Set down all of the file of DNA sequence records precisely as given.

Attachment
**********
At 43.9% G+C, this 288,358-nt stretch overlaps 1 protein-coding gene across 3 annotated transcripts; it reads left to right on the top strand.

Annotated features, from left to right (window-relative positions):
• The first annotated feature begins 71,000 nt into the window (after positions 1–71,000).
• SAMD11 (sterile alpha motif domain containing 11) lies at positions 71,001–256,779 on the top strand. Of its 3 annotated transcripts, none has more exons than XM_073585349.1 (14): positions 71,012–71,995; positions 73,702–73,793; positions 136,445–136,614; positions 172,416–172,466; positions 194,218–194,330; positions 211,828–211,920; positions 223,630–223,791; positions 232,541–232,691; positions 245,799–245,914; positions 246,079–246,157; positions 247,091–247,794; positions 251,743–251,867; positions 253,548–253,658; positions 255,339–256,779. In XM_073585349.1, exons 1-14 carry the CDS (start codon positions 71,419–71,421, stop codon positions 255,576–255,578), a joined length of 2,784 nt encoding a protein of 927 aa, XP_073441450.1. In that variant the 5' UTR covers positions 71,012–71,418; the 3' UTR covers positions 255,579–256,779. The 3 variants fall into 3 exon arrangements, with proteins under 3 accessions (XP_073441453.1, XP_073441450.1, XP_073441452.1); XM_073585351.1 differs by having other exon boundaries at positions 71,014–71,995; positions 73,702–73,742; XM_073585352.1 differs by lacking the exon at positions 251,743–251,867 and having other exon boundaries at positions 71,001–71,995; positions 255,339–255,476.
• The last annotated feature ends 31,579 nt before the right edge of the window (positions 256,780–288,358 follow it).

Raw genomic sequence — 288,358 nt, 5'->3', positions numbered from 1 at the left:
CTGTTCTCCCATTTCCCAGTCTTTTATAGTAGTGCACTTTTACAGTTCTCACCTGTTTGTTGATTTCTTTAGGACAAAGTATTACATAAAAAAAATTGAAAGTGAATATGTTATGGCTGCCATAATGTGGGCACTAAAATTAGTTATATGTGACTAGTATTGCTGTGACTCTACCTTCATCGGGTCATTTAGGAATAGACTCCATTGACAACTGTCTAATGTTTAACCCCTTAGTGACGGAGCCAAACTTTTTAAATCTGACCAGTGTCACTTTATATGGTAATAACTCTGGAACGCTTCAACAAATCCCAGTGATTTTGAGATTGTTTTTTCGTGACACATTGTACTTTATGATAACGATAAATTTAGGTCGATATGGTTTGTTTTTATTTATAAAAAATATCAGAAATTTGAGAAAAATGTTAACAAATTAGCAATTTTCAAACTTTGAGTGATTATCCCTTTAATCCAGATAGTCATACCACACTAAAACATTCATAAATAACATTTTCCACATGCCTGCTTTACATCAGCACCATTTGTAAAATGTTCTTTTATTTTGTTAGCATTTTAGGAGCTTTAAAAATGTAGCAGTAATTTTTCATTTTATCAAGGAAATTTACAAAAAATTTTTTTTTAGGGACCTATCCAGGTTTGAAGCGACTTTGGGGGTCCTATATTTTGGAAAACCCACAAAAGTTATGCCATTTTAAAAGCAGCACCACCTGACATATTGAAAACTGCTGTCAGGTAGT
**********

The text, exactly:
At 43.9% G+C, this 288,358-nt stretch overlaps 1 protein-coding gene across 3 annotated transcripts; it reads left to right on the top strand.

Annotated features, from left to right (window-relative positions):
• The first annotated feature begins 71,000 nt into the window (after positions 1–71,000).
• SAMD11 (sterile alpha motif domain containing 11) lies at positions 71,001–256,779 on the top strand. Of its 3 annotated transcripts, none has more exons than XM_073585349.1 (14): positions 71,012–71,995; positions 73,702–73,793; positions 136,445–136,614; positions 172,416–172,466; positions 194,218–194,330; positions 211,828–211,920; positions 223,630–223,791; positions 232,541–232,691; positions 245,799–245,914; positions 246,079–246,157; positions 247,091–247,794; positions 251,743–251,867; positions 253,548–253,658; positions 255,339–256,779. In XM_073585349.1, exons 1-14 carry the CDS (start codon positions 71,419–71,421, stop codon positions 255,576–255,578), a joined length of 2,784 nt encoding a protein of 927 aa, XP_073441450.1. In that variant the 5' UTR covers positions 71,012–71,418; the 3' UTR covers positions 255,579–256,779. The 3 variants fall into 3 exon arrangements, with proteins under 3 accessions (XP_073441453.1, XP_073441450.1, XP_073441452.1); XM_073585351.1 differs by having other exon boundaries at positions 71,014–71,995; positions 73,702–73,742; XM_073585352.1 differs by lacking the exon at positions 251,743–251,867 and having other exon boundaries at positions 71,001–71,995; positions 255,339–255,476.
• The last annotated feature ends 31,579 nt before the right edge of the window (positions 256,780–288,358 follow it).

Raw genomic sequence — 288,358 nt, 5'->3', positions numbered from 1 at the left:
CTGTTCTCCCATTTCCCAGTCTTTTATAGTAGTGCACTTTTACAGTTCTCACCTGTTTGTTGATTTCTTTAGGACAAAGTATTACATAAAAAAAATTGAAAGTGAATATGTTATGGCTGCCATAATGTGGGCACTAAAATTAGTTATATGTGACTAGTATTGCTGTGACTCTACCTTCATCGGGTCATTTAGGAATAGACTCCATTGACAACTGTCTAATGTTTAACCCCTTAGTGACGGAGCCAAACTTTTTAAATCTGACCAGTGTCACTTTATATGGTAATAACTCTGGAACGCTTCAACAAATCCCAGTGATTTTGAGATTGTTTTTTCGTGACACATTGTACTTTATGATAACGATAAATTTAGGTCGATATGGTTTGTTTTTATTTATAAAAAATATCAGAAATTTGAGAAAAATGTTAACAAATTAGCAATTTTCAAACTTTGAGTGATTATCCCTTTAATCCAGATAGTCATACCACACTAAAACATTCATAAATAACATTTTCCACATGCCTGCTTTACATCAGCACCATTTGTAAAATGTTCTTTTATTTTGTTAGCATTTTAGGAGCTTTAAAAATGTAGCAGTAATTTTTCATTTTATCAAGGAAATTTACAAAAAATTTTTTTTTAGGGACCTATCCAGGTTTGAAGCGACTTTGGGGGTCCTATATTTTGGAAAACCCACAAAAGTTATGCCATTTTAAAAGCAGCACCACCTGACATATTGAAAACTGCTGTCAGGTAGT